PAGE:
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(Part 2) Keith Augustine’s How Not to Do Survival Research: Reflections on the Bigelow Institute Essay Competition

Augustine raises the issue of the fallacy of how survivalist’s conclude from the difficulties in describing how consciousness arises from the body that therefore it doesn’t: Ruickbie’s use converts Noë’s actual meaning into an argument from ignorance: we don’t know how brain activity gives rise to consciousness, therefore it must not give rise to consciousness. (Part 2) Keith Augustine’s How Not to Do Survival Research: Reflections on the Bigelow Institute Essay Competition

(Part 1) Keith Augustine’s How Not to Do Survival Research: Reflections on the Bigelow Institute Essay Competition

See Augustine’s essay here: https://journalofscientificexploration.org/index.php/jse/issue/view/85 This is a large essay so I’m breaking reporting of it into 2 parts. Augustine points to the difficulties in using eye witness testimony as evidence for the mind surviving death: Nahm later writes that impartial judges “would take eyewitness testimonies just as seriously as they would do in other (Part 1) Keith Augustine’s How Not to Do Survival Research: Reflections on the Bigelow Institute Essay Competition

Review of *Not* So Fast: A Response to Augustine’s Critique of the BICS Contest: Stephen E. Braude, Imants Baruss , Arnaud Delorme, Dean Radin, Helané Wahbeh

see the article here: https://journalofscientificexploration.org/index.php/jse/issue/view/85 At times Braude et al’s response to Augustine reads like a long lottery fallacy, the idea that since it’s mathematically absurd that I should win a major lottery, if I do win a miracle has taken place.  Against this, while it’s preposterous for me to think I should win when Review of *Not* So Fast: A Response to Augustine’s Critique of the BICS Contest: Stephen E. Braude, Imants Baruss , Arnaud Delorme, Dean Radin, Helané Wahbeh

When Will Survival Researchers Move Past Defending the Indefensible? (Part 3)

So, this is my last post on Augustine’s “Defending the Indefensible” Essay I particularly liked Augustine’s distinction between analogies that illustrate and analogies that argue, since we are all familiar with debates that are just opposite sides throwing illustrations at one another as though they are arguments (eg pro life vs pro choice; conservative vs When Will Survival Researchers Move Past Defending the Indefensible? (Part 3)

When Will Survival Researchers Move Past Defending the Indefensible? (Part 2)

Augustine feels the interaction brought out many things that needed to be said, particularly a more accurate representation of the best that the skeptical eye could bring to the table. Reber and Alcock had argued in Skeptical Inquirer in 2019 as to why physics makes psi impossible. Under Braude’s final year as JSE Editor-in-Chief, either the whole When Will Survival Researchers Move Past Defending the Indefensible? (Part 2)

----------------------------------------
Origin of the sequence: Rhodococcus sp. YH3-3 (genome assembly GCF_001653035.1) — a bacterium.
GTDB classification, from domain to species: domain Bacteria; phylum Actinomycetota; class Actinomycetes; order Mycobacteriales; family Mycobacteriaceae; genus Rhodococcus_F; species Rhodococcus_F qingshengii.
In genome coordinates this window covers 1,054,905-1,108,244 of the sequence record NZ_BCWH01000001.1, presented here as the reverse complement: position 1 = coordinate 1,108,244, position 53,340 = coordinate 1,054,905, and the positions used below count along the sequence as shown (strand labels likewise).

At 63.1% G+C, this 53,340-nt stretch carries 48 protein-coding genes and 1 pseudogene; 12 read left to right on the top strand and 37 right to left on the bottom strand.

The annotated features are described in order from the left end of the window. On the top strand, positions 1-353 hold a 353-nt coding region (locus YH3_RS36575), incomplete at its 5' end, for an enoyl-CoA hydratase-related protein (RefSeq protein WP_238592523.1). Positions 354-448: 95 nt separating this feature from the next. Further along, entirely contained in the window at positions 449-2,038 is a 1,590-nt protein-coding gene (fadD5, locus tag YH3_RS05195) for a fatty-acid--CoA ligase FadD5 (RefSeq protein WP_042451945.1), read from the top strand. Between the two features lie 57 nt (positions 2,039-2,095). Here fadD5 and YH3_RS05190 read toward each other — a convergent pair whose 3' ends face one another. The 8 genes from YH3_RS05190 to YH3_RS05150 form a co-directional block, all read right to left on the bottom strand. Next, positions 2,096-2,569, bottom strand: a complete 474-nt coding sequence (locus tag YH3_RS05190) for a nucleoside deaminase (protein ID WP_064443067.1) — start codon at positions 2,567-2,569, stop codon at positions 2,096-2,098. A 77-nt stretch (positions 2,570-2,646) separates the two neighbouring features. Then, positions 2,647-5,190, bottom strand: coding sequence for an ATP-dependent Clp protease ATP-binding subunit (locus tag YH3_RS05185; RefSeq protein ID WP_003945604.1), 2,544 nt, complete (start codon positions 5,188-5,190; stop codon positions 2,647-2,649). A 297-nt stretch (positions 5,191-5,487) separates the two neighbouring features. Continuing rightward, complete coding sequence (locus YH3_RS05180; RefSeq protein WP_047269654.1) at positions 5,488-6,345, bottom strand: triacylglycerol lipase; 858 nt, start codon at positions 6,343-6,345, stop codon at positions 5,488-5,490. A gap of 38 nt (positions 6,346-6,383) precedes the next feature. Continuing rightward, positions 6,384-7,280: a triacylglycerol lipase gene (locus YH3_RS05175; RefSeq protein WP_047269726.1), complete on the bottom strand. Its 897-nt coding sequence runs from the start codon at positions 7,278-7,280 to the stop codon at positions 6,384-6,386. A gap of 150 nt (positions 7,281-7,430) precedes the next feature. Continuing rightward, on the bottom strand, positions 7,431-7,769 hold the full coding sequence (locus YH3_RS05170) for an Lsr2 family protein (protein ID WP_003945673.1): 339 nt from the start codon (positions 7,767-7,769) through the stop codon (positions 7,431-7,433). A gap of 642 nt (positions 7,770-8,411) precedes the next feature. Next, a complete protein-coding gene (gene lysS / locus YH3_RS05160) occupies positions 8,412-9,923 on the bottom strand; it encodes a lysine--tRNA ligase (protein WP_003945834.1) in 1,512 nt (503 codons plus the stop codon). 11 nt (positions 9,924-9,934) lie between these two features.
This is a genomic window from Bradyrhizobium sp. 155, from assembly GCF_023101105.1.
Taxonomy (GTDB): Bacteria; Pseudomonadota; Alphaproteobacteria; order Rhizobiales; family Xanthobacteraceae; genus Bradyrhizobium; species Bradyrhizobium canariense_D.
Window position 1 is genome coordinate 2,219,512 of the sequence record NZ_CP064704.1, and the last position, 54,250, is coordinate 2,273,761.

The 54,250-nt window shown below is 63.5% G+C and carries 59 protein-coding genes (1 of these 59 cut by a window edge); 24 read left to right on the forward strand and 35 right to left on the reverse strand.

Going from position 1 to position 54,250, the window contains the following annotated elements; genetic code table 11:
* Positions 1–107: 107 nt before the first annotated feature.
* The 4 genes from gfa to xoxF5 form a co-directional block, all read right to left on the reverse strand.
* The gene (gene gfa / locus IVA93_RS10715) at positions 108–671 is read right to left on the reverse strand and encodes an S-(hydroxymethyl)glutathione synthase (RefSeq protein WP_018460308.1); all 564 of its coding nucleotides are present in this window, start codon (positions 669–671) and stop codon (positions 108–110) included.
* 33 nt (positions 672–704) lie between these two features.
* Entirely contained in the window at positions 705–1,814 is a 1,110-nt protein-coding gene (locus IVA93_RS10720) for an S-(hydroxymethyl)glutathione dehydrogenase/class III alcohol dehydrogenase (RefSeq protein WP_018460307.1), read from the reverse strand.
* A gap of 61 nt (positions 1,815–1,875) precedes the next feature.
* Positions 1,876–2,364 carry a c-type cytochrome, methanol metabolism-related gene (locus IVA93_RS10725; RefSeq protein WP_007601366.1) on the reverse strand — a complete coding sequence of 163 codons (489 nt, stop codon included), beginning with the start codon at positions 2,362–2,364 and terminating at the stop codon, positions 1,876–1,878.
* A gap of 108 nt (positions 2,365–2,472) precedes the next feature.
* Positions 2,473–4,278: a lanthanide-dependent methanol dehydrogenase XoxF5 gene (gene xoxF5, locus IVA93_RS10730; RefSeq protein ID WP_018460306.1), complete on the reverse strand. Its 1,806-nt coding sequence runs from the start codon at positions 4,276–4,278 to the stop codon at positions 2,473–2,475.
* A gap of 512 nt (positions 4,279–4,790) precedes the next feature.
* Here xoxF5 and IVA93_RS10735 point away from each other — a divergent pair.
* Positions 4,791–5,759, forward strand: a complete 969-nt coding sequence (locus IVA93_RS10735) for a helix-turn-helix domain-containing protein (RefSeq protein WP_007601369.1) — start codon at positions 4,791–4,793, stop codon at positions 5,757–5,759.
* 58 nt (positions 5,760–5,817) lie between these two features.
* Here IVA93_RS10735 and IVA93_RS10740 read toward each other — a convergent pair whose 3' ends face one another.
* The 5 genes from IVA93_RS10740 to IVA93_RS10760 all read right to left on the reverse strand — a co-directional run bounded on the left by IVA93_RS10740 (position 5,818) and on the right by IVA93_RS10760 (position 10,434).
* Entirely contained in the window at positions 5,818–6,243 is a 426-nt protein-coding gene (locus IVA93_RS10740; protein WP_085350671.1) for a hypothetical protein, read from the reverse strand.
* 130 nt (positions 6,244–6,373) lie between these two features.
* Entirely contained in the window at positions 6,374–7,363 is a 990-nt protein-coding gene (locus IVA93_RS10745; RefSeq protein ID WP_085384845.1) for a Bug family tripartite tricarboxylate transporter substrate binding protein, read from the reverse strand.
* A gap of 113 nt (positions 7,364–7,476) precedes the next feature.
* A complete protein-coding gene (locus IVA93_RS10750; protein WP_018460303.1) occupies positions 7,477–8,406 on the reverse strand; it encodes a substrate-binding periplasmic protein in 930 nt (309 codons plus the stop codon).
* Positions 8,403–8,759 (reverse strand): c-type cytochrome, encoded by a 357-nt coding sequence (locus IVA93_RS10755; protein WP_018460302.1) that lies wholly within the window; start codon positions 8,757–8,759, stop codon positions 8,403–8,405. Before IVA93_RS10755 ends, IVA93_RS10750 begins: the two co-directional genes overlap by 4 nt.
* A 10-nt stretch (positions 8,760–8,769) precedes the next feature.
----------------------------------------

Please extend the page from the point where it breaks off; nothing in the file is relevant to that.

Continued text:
When Will Survival Researchers Move Past Defending the Indefensible? (Part 1)

When Will Survival Researchers Move Past Defending theIndefensible?Keith Augustine The exchange between our Secular Web/Internet Infidels director Keith Augustine and noted “soul survivalist ” proponents was published yesterday. I’ll be blogging about it, but check out the exchange: https://journalofscientificexploration.org/index.php/jse/issue/view/85 HIGHLIGHTSThe survivalists’ response to the author’s skeptical review did notconfront the novel criticisms and arguments made When Will Survival Researchers Move Past Defending the Indefensible? (Part 1)

The Myth of an Afterlife Chapter 10: The Dualists Dilemma by Keith Augustine and Yonatan I. Fishman

The Myth Of An Afterlife Chapter Ten:  The Dualist’s Dilemma: The High Cost of Reconciling Neuroscience with a Soul  by Keith Augustine and Yonatan I. Fishman One of the editors of the anthology, Keith Augustine, has provided a helpful brief analogy illustrating the case against the thesis that the mind somehow exists independent of the brain.  As The Myth of an Afterlife Chapter 10: The Dualists Dilemma by Keith Augustine and Yonatan I. Fishman

The Myth of an Afterlife ch 6

Chapter Six No Mental Life after Brain Death The Argument from the Neural Localization of Mental Functions Gualtiero Piccinini and Sonya Bahar In a thorough, rigorously argued chapter, Piccinini and Bahar outline their position as follows: To make our case, we will sample the large body of neuroscientific evidence that each mental function takes place The Myth of an Afterlife ch 6

The Myth of an Afterlife, Chapter Five: The Argument from Brain Damage by Vindicated Rocco J. Gennaro and Yonatan I. Fishman

This is a pretty meaty essay, so I’d like to cover it over a few posts.  Today, I’d like to talk a bit about this passage here: “There are, to be sure, several much-discussed objections to materialism, but most of them question the notion that materialism can currently fully explain conscious experience. And even if The Myth of an Afterlife, Chapter Five: The Argument from Brain Damage by Vindicated Rocco J. Gennaro and Yonatan I. Fishman

The Myth of An Afterlife 8: Chapter 4 on Wasting Away

The Myth Of An Afterlife Chapter Four Dissolution into Death The Mind’s Last Symptoms Indicate Annihilation David Weisman From previous posts, I’d like to make a distinction between the causal understanding of the unconscious and the frame mode.  For instance, we might say some repressed trauma in my younger life is causing dysfunction at my present The Myth of An Afterlife 8: Chapter 4 on Wasting Away